Fast Food and Antibiotics: A Report Card
According to a new report, the use of antibiotic-laden meat in the fast food and “fast casual” food industries remains rampant. This research, titled “Chain Reaction,” was carried out by Friends of the Earth, the Natural Resources Defense Council, and four other consumer interest, public health, and environmental organizations. The content of the paper is focused on how the use of these drugs can lead to antibiotic resistance, and examines the impact this has on human health, as well as the implications of antibiotic use on animal welfare.
This article from CNN.com looks at this report and includes various responses from some of the companies included in the study. It notes that each restaurant was graded on their antibiotics use policies, implementation of policies, and transparency about their policies. The researchers found that an astonishing 20 of the 25 restaurants received a failing grade. Of those that passed, Chipotle and Panera fared the best. The restaurants that received “F” grades, getting zero out of a possible 36 points, include Olive Garden, Papa John’s, Taco Bell, Pizza Hut, KFC, Applebee’s, Sonic, Chili’s, Jack in the Box, Arby’s, Dairy Queen, IHOP, Outback, and Little Caesars. The article muddles the issue by quoting Terry Fleck, the executive director of the Center for Food Integrity, whose members include the National Restaurant Association:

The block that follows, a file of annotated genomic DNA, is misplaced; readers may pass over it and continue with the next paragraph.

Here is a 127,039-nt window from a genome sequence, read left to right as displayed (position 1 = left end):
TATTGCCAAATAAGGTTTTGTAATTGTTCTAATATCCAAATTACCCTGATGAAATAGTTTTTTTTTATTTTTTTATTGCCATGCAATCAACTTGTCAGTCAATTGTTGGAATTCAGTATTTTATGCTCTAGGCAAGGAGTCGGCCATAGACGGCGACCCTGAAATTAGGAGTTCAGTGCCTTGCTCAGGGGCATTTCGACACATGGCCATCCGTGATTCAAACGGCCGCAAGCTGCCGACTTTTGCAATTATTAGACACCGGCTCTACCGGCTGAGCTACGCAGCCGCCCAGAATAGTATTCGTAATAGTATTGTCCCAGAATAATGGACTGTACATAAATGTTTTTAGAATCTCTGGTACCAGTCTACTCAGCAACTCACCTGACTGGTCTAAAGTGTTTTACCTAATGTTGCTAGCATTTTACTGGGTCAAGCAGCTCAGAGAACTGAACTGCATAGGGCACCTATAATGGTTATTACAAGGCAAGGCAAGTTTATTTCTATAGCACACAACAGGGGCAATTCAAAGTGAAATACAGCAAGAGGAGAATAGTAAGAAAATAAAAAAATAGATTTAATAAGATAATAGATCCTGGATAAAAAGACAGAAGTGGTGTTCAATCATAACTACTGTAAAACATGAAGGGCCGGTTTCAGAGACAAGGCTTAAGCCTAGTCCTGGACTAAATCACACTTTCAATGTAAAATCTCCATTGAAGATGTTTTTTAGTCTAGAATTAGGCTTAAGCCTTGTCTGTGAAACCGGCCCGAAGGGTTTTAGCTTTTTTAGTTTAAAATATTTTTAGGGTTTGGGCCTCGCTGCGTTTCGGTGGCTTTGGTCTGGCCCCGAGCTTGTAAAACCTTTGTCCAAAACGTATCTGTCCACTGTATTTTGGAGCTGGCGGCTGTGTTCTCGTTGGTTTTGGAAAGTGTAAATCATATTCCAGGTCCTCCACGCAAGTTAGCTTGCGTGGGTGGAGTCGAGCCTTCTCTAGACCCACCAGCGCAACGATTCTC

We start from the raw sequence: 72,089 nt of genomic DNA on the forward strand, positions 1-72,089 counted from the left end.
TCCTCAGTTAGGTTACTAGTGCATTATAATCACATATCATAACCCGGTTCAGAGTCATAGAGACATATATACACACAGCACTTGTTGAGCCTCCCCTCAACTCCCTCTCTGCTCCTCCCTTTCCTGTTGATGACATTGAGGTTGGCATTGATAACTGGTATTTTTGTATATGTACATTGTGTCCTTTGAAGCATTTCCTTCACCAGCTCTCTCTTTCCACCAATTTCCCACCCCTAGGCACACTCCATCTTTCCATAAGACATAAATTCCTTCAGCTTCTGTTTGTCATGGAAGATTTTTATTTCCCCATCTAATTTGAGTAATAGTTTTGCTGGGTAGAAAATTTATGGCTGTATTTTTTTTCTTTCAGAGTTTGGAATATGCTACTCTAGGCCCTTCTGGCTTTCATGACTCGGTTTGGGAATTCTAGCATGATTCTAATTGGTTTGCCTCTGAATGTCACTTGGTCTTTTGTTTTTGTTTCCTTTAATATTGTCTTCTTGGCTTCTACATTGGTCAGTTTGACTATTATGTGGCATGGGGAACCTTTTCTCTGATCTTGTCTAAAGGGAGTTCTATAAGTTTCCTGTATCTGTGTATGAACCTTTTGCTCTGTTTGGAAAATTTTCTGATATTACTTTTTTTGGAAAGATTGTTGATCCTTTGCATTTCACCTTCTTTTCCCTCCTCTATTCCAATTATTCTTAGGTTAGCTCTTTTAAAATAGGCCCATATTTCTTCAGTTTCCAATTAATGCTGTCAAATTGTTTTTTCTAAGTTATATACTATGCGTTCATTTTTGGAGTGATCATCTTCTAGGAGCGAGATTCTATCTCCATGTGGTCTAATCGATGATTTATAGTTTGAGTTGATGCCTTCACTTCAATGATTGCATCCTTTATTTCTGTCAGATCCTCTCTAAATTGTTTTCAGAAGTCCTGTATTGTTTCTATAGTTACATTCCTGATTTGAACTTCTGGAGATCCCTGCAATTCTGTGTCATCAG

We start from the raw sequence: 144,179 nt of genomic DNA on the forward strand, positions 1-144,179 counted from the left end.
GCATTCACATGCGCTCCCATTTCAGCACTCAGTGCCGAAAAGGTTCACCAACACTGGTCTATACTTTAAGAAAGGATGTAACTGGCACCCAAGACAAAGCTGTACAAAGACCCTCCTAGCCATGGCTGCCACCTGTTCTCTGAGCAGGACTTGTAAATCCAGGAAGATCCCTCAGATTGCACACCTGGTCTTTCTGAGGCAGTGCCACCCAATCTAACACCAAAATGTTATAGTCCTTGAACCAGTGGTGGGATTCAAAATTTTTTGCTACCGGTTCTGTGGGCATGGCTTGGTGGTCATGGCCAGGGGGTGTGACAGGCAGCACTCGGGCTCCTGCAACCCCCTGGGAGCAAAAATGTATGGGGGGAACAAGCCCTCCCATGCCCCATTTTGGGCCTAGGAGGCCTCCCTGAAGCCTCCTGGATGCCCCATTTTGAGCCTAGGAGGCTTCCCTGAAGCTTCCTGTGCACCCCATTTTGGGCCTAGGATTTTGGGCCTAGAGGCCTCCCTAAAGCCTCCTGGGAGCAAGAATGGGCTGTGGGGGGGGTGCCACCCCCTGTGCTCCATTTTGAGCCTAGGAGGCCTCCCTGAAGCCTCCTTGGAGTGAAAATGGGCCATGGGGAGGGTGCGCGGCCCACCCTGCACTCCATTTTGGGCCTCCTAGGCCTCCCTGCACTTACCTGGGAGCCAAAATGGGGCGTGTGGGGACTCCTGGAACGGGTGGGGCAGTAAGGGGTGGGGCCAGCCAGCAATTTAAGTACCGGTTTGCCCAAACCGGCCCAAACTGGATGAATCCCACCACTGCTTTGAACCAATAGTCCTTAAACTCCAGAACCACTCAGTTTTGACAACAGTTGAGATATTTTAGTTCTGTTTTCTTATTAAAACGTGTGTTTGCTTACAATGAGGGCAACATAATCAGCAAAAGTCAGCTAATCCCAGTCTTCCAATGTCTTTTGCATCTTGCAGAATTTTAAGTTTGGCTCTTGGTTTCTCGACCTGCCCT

“Antibiotic resistance is a serious public health concern that should be addressed both in human and animal medicine, but just as with you or me, when animals get sick with a bacterial infection, treating them with antibiotics is the ethical thing to do. Farmers work closely with veterinarians to responsibly administer antibiotics in the care for their animals, benefiting each of us by making food safer and more affordable.”
Despite issues around antibiotics in meat usually focusing on human health, the rampant use of these drugs is generally known to be a by-product of keeping farmed animals in horrific and stressful conditions. Though this study focuses on consumers of fast food, it can serve as a resource for advocates to show that the majority of fast food companies are not following publicly acknowledged standards of antibiotic use.